Social Shopper Media Case Studies — Interview with Ted Rubin of @CollectiveBias

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on May 7, 12 • by • with 3 Comments

Shopper Media Case Studies — Interview with Ted Rubin, Collective Bias

Via: Peter Propp, a strategy and marketing consultant based in Westport, CT.
Ted Rubin is back on 10MinuteStrategy with case studies from Collective Bias engagements with 3 great consumer brands: Glidden Paints, Nestle Ice Cream Brands (Dreyer’s, Edy’s and Drumstick ), and Elmers Glue.  In each of these cases, Collective Bias went to their blogger community with an idea of what the client was trying to achieve and then built the details of the program strategy based on that feedback. A select set of Collective Bias bloggers were paid to participate in each of these activities – I hope they were paid well because these results are outstanding!
Glidden – Promoted use of small $1 “tester” cans to figure out what color to paint a room.  Program resulted in 15M in impressions, 67% increase in awareness and the Glidden’s first  $1M weekend at WalMart across the US.
Nestle  – The Walmart Ice Cream Social (self explanatory, right?) resulted in 32M impressions and achieved 37% Sustained Sales Lift.
Elmers Glue – Community created a DIY concept called Glue and Glitter – now the 2ndlargest driver of creativity to the Elmers Web property.  They have created tremendous energy, activity, awareness and sales for Elmers and they have posted some amazing activity on Pinterest.
Soon after Pinterest launched, the Collective Bias bloggers discovered how great Pinterest is to tell a story visually and it became part of many of their programs.  According to Ted,  Pinterest is powerful place for visual interaction —  “Facebook without the whining” — and is a great place to show things you love and drive traffic.  I agree with Ted that Pinterest is a powerful platform for visual sharing that allows marketers and bloggers to continually manage what people see.  And while Pinterest is highly complementary to Facebook and other social networking sites, it does not really promote relationship creation and management.  View Pinterest as another powerful, visual tool in the social marketing quiver.

 

Via Shopper Marketing Magazine:

Nestlé USA, wanting to create enthusiasm for its Edy’s, Dreyer’s and Drumstick ice cream brands – and for two weekends (Memorial Day and Fourth of July) when the brands would be featured in Walmart’s Ice Cream Social sampling event – partnered with social shopper marketing company Collective Bias, Bentonville, Ark., to create advance hype and drive visits to the 3,000 participating Walmart locations.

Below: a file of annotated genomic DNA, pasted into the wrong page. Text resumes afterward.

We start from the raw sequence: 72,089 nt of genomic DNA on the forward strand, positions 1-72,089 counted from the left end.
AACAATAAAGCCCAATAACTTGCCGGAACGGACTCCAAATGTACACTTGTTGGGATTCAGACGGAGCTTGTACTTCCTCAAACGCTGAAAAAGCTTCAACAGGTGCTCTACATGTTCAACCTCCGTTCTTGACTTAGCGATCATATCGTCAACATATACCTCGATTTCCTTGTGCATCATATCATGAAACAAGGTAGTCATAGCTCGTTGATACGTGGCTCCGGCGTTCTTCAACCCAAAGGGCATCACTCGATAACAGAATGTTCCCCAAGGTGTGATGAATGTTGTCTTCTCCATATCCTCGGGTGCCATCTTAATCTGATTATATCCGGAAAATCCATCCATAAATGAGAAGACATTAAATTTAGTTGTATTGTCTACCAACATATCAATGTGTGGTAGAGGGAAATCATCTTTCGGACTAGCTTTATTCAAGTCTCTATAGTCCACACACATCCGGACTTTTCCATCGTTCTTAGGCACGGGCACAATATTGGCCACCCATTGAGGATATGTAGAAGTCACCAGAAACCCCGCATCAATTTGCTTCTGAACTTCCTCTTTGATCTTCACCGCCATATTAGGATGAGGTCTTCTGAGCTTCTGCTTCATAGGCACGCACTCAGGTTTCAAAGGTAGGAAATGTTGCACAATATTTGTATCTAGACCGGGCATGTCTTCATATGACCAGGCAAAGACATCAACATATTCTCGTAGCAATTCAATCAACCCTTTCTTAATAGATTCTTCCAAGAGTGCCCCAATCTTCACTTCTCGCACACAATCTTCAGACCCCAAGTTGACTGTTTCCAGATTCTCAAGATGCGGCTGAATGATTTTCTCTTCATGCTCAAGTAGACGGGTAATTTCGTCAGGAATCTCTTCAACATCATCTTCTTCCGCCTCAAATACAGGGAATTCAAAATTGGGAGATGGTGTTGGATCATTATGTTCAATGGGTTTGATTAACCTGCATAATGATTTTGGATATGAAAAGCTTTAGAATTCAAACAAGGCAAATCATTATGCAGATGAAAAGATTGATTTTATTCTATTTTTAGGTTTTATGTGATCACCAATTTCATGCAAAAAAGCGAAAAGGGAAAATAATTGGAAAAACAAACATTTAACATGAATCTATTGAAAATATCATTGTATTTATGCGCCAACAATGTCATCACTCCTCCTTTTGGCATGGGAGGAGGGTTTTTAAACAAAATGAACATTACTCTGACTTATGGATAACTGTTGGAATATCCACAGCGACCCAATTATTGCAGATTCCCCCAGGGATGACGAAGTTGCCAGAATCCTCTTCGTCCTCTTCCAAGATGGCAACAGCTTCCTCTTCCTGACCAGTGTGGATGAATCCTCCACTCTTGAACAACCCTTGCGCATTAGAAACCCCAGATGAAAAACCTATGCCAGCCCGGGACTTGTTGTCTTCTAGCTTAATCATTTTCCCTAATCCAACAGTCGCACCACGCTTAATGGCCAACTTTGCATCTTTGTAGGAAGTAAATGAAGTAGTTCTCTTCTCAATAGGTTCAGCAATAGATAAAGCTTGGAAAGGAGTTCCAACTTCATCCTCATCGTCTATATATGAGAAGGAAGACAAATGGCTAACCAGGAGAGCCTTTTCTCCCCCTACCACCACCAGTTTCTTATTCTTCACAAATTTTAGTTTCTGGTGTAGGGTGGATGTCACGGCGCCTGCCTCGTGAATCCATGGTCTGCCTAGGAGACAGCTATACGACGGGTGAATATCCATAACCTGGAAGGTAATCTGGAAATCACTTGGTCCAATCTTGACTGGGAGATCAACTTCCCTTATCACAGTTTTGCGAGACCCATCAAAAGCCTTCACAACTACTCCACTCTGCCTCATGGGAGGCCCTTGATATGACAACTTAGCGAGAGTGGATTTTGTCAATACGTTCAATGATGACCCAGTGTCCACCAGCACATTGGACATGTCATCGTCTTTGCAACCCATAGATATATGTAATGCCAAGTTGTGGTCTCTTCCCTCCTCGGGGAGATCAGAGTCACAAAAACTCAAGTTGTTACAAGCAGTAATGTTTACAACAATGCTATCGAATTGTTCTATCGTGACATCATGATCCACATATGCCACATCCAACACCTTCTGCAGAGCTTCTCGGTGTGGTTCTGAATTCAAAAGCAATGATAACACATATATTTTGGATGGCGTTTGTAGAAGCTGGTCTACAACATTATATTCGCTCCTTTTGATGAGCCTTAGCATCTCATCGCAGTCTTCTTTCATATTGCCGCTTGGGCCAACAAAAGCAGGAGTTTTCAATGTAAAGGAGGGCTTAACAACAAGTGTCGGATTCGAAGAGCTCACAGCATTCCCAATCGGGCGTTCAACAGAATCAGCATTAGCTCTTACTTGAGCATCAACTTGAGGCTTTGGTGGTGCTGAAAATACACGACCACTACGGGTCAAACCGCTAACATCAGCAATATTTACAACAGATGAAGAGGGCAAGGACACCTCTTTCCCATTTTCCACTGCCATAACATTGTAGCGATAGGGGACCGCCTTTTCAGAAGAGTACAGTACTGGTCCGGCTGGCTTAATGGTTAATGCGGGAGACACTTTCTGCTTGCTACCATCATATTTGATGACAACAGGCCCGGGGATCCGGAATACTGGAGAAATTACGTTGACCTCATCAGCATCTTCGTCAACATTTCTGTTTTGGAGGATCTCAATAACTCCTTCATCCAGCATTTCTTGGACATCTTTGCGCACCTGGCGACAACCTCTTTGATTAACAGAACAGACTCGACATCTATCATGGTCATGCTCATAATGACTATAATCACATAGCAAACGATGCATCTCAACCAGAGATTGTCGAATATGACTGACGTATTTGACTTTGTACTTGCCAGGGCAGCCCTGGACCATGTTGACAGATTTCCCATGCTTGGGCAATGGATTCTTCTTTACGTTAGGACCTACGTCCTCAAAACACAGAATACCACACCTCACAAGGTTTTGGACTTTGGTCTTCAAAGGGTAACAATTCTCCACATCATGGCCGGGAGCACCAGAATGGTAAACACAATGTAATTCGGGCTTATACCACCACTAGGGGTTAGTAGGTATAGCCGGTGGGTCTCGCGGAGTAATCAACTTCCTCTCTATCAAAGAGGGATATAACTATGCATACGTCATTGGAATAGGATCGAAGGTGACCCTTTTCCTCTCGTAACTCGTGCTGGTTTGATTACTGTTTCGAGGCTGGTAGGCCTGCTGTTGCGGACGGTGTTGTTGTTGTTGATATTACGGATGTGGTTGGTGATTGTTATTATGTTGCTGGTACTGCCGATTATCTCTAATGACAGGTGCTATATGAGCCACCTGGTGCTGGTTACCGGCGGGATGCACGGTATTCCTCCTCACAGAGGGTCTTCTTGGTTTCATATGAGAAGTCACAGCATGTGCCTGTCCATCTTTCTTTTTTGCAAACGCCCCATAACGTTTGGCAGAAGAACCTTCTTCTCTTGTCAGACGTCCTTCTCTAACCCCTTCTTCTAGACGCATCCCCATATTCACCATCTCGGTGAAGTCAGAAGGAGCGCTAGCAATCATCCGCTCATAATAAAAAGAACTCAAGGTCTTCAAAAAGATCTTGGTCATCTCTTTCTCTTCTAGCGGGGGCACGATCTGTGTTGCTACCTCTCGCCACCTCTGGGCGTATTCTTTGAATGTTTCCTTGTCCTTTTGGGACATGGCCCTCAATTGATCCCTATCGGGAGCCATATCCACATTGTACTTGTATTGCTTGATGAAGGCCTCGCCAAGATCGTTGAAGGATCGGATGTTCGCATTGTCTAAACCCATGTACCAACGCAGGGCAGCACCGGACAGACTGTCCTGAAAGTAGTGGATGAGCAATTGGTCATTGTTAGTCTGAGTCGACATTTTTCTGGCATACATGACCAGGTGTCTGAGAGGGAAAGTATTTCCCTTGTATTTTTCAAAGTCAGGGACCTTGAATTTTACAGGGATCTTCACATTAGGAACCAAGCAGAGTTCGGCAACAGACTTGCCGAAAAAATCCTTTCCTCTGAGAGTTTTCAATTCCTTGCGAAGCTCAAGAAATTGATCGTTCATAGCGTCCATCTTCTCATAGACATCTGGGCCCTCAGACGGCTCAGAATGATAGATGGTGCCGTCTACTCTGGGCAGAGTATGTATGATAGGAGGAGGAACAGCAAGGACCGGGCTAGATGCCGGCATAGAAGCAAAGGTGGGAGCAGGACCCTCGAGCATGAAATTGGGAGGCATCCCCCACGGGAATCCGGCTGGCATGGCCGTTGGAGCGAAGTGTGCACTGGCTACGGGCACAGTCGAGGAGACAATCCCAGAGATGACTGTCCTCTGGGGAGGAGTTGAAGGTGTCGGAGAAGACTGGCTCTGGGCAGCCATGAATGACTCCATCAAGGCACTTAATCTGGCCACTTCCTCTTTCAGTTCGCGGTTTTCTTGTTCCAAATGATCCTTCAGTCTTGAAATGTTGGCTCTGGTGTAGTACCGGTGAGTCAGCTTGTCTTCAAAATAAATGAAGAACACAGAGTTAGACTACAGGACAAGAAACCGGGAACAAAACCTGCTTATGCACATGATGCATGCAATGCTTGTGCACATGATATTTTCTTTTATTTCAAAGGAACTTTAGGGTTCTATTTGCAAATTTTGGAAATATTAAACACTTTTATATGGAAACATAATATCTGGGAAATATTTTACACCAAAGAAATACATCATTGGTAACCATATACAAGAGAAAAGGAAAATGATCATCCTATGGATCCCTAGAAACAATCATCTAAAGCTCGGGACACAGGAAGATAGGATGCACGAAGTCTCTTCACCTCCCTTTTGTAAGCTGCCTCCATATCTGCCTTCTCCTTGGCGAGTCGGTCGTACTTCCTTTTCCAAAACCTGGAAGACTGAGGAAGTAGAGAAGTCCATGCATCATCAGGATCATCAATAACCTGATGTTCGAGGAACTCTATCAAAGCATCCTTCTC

Using Social Fabric – a proprietary community of more than 1,200 shopping-focused influencers through whom the company claims to reach over 40 million people and create 110 million monthly measured impressions – Collective Bias screened members in the “ice cream lovers” category to work on the campaign. Of the 110 bloggers chosen, 10 were “showcase” bloggers, those with a larger reach; and 50 bloggers went to the events, 25 to each. Those compensated included a disclaimer at the end of their blog posts, indicating compensation as well as freedom of opinion. “In between all that, we had an additional 50 bloggers who created conversation around these brands, so they went to the store, bought these products, showed us their path to purchase, and then also blogged about usage,” says Mailena Vo, Collective Bias product manager.

Collective Bias also staged an hour-long Twitter party, with the hashtag “#icecreamsocial,” that included discussion, questions and giveaways.

Just two days before the sampling event, Walmart approved the Nestlé promotion, and the results was a 37% sales lift over the six weeks from Memorial Day to Fourth of July.

Andi Pratt, shopper marketing manager for Nestlé USA, says user-generated content is what sets word of mouth/brand ambassador tools apart from traditional marketing. “Shoppers are more and more engaged in user-generated content, whether it be from people they know or people they don’t. Those are heavily weighted in the decisions they are making every day. It doesn’t feel as forced, doesn’t feel like a singular brand message or retailer message is being forced upon a shopper. It’s more of a dialogue, an engagement that feels more wholesome and genuine than a lot of the marketing tactics that we do. Brands that are able to do social in a genuine way will start to stand out.”

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